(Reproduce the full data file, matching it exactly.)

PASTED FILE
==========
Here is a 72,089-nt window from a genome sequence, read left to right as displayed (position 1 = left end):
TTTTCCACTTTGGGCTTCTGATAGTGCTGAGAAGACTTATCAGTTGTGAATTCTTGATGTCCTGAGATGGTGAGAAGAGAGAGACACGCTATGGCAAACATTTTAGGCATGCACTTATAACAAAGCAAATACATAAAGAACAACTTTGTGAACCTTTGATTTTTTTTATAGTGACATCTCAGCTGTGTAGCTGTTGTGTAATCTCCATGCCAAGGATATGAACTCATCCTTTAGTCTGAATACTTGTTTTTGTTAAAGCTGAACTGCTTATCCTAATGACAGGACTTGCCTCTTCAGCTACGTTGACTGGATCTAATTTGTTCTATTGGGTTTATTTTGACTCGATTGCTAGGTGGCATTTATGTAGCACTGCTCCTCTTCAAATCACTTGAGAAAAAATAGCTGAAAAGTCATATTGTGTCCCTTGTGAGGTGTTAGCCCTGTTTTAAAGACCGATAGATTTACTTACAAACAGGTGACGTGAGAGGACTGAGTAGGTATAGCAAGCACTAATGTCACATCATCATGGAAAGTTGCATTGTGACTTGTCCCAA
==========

Here is a 72,089-nt window from a genome sequence, read left to right as displayed (position 1 = left end):
TTTTCCACTTTGGGCTTCTGATAGTGCTGAGAAGACTTATCAGTTGTGAATTCTTGATGTCCTGAGATGGTGAGAAGAGAGAGACACGCTATGGCAAACATTTTAGGCATGCACTTATAACAAAGCAAATACATAAAGAACAACTTTGTGAACCTTTGATTTTTTTTATAGTGACATCTCAGCTGTGTAGCTGTTGTGTAATCTCCATGCCAAGGATATGAACTCATCCTTTAGTCTGAATACTTGTTTTTGTTAAAGCTGAACTGCTTATCCTAATGACAGGACTTGCCTCTTCAGCTACGTTGACTGGATCTAATTTGTTCTATTGGGTTTATTTTGACTCGATTGCTAGGTGGCATTTATGTAGCACTGCTCCTCTTCAAATCACTTGAGAAAAAATAGCTGAAAAGTCATATTGTGTCCCTTGTGAGGTGTTAGCCCTGTTTTAAAGACCGATAGATTTACTTACAAACAGGTGACGTGAGAGGACTGAGTAGGTATAGCAAGCACTAATGTCACATCATCATGGAAAGTTGCATTGTGACTTGTCCCAA